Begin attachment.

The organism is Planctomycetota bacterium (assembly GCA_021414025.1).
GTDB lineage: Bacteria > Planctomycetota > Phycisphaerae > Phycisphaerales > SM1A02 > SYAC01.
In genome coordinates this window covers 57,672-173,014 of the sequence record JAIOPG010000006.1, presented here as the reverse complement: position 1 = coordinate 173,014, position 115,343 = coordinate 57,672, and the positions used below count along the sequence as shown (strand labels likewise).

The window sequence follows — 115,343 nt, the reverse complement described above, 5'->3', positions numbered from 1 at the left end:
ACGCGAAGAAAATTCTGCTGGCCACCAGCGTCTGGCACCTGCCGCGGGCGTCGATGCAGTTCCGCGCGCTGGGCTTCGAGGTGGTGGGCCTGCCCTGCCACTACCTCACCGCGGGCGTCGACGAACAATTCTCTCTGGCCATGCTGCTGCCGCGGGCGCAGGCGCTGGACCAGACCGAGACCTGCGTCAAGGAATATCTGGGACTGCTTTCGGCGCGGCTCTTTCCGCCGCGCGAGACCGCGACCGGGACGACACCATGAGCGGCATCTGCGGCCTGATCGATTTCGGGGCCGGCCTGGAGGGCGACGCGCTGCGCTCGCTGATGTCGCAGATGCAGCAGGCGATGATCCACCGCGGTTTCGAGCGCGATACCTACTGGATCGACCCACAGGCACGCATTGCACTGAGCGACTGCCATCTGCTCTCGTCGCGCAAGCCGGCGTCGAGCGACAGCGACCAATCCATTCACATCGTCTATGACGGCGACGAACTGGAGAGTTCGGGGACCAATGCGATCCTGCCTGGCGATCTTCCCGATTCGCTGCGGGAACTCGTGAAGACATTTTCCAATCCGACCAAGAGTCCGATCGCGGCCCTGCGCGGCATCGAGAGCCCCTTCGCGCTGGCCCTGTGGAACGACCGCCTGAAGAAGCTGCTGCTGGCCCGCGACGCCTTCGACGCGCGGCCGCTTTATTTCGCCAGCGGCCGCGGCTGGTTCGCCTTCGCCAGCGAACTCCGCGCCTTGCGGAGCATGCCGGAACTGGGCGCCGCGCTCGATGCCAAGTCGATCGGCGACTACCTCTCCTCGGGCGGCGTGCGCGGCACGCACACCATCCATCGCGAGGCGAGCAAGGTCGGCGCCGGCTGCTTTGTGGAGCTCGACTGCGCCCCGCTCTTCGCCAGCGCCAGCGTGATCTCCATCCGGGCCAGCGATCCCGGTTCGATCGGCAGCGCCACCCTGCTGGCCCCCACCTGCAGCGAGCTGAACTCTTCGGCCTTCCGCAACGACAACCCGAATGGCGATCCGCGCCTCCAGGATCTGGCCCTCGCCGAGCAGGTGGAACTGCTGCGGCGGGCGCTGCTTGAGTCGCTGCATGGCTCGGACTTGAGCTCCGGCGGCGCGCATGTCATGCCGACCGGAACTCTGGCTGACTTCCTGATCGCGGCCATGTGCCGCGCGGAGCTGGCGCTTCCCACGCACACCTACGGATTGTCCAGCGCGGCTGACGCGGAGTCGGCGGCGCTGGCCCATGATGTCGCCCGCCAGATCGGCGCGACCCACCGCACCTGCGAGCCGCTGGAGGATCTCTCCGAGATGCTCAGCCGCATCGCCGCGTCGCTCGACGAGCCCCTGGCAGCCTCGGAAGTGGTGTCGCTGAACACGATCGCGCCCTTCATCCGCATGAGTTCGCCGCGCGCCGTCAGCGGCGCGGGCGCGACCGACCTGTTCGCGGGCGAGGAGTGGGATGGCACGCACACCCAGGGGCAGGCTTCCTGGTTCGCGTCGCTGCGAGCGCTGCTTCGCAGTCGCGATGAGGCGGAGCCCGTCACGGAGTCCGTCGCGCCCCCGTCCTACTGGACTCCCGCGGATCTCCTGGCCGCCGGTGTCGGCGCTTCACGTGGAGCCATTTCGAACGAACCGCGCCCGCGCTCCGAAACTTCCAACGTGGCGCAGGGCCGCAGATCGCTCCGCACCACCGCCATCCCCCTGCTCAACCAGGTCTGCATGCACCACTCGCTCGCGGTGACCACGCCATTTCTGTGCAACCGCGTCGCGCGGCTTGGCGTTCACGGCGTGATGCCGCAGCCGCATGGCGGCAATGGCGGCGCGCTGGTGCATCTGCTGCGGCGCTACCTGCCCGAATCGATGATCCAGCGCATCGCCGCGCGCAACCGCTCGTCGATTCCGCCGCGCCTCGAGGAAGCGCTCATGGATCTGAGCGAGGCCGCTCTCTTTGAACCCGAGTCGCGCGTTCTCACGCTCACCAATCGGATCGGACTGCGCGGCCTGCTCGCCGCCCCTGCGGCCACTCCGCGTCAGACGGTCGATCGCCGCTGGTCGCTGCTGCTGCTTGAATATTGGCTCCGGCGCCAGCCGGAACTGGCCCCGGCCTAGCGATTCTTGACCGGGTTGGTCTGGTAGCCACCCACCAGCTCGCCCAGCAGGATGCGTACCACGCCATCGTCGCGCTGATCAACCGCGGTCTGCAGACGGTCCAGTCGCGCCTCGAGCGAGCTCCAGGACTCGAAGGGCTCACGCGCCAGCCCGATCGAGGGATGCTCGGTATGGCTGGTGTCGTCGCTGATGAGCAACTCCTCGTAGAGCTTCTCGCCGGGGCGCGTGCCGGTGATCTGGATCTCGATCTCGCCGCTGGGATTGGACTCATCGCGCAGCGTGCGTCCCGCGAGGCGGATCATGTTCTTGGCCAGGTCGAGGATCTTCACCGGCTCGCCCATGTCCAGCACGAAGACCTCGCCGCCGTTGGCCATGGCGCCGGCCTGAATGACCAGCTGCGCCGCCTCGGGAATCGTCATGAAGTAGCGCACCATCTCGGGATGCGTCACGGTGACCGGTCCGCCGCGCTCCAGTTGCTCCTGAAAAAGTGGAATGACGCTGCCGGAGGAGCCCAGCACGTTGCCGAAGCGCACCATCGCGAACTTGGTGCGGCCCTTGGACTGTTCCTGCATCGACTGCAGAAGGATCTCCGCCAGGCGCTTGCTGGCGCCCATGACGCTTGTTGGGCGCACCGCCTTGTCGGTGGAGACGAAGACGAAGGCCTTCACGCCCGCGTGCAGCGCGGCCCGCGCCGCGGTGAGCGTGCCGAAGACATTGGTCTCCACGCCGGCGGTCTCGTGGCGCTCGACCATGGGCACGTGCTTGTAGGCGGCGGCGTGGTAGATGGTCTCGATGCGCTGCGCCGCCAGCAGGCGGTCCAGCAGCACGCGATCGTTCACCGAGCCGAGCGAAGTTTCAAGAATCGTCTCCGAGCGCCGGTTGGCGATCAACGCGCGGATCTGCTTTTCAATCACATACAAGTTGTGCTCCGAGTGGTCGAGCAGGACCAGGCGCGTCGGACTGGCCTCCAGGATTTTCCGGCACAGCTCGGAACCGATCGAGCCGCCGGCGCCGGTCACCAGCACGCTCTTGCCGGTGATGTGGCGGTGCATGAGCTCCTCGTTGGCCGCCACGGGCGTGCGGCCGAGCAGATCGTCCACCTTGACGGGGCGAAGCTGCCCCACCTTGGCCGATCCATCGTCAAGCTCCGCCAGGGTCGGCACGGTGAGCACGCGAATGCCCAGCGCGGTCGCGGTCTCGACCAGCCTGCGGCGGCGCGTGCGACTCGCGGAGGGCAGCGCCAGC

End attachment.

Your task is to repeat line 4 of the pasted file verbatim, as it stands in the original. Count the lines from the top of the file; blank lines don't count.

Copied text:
The window sequence follows — 115,343 nt, the reverse complement described above, 5'->3', positions numbered from 1 at the left end: